A citizen journalist is any person who takes an active role in the process of collecting, reporting, analyzing and disseminating news and information. A citizen journalist is not a professional journalist. Anyone in the public is free to be a citizen journalist as long as they have taken the necessary actions to view and share news stories with the world.
There are various pros to citizen journalism and how beneficial it is to our society. One major benefit of citizen journalists are that they are resourced everywhere. If a professional is not present during a huge news story, anyone who is there is able to cover the story. With the click of an iPhone button, they are able to capture a picture or video of the scene and explain what is going on. Seeing as professionals cannot be in multiple places at once, citizen journalists help inform the public on serious matters.
Another benefit is that is provides the community with a different perspective. It is a perspective of someone in society who can relate to the topic because they are living every day just like the person who captured this important moment. Citizen journalism helps get local citizens more engaged in issues affecting their lives. I never thought about it until taking this class, but I know that if I ever witnessed a news story going on I could easily get involved by taking pictures and uploading them for the world to see.
A huge pro of citizen journalism is that it creates activism. Activism is an effort to promote, impede or direct social, political, economic, or environmental change. I helped create a social media campaign for a non-profit company in Coral Gables Florida called WEN (Women’s Emergency Network). That company was an activism group who were citizen journalists. They would capture stories and pictures of women who needed the right health and financial assistance to have an abortion. Even though this is a very controversial issue, without citizen journalists, activism would not be as easy to advocate for.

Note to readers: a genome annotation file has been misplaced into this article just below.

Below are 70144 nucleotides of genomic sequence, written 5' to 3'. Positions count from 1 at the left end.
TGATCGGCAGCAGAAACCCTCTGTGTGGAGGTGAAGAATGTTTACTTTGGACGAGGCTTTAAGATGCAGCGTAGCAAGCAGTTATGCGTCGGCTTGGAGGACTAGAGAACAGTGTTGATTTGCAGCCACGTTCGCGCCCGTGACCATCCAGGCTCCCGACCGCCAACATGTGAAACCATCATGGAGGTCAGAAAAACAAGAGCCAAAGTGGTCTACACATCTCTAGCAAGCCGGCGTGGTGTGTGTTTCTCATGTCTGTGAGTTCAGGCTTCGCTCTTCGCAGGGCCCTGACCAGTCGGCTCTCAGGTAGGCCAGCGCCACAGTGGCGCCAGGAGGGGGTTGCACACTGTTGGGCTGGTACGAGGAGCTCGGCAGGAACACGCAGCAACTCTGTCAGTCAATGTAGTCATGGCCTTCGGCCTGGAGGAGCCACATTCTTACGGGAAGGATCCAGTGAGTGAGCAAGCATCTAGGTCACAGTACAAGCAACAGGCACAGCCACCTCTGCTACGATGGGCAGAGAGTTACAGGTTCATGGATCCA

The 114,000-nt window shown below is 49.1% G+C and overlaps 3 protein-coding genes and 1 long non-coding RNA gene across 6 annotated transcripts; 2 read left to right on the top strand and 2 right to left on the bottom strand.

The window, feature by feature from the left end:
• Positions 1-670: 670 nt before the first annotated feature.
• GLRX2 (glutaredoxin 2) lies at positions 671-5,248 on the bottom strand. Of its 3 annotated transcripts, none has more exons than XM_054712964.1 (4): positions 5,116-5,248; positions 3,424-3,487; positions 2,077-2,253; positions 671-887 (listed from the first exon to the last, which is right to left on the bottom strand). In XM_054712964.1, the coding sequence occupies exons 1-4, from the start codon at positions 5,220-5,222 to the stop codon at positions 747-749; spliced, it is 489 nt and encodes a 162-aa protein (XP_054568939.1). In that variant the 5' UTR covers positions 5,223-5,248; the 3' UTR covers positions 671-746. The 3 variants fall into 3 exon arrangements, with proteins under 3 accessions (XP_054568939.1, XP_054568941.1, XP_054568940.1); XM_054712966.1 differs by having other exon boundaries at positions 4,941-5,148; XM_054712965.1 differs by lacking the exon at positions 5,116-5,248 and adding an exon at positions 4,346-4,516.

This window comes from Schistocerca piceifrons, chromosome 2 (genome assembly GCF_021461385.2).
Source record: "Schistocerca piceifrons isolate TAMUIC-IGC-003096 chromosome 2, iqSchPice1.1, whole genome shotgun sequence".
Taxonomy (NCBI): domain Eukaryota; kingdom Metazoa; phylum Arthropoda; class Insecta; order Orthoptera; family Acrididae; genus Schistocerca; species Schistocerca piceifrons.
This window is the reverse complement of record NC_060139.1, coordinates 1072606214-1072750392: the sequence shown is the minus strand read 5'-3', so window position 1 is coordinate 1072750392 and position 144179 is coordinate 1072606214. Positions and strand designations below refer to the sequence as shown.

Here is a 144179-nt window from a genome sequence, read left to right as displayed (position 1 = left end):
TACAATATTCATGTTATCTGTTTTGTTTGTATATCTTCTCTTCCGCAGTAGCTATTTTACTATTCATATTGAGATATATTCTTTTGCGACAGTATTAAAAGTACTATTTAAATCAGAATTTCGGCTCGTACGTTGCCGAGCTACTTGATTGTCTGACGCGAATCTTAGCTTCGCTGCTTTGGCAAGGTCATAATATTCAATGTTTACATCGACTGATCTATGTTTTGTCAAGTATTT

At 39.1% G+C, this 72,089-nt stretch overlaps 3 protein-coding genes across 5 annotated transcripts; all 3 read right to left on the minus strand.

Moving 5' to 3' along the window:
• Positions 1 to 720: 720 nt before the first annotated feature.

Lastly, citizen journalism is such a benefit to our society because it adds coverage on certain events that the mainstream media might otherwise miss if local citizens were not getting involved. Our world is so big; millions of stories take place each day. Without help from ordinary people, professional journalists would not be able to hear and cover all of the happenings that go on each hour. Without ordinary citizens and local people, certain topics might not be spoken or learned about.
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Even though citizen journalism has many pros, there are also cons that follow it. Firstly, information that is posted online from ordinary citizens is not always correct information. It is hard to trust everything you read on the Internet, and unreliable information can sometimes spread. Citizen journalists have no formal training in reporting. Several risks follow besides factual inaccuracies and lack of impartiality.
Another major scare to citizen reporters is that they do not have any training in ethics. In news, there are many sensitive topics that need to be shared with the public. Because citizens don’t have the necessary education on how to handle certain situations that may arise, they are not informing the public in the same way that a professional would. It is very important to prepare ahead of time before entering an emotional situation that could put someone else at risk or danger.
Lastly, citizen journalism can reveal information that is not technically considered “news” by newspapers, magazines and online journals. There is a big discrepancy by how news is defined because everyone has his or her own idea of what is considered to be important. However, professionals are trained and educated on certain topics because of what they specialize in.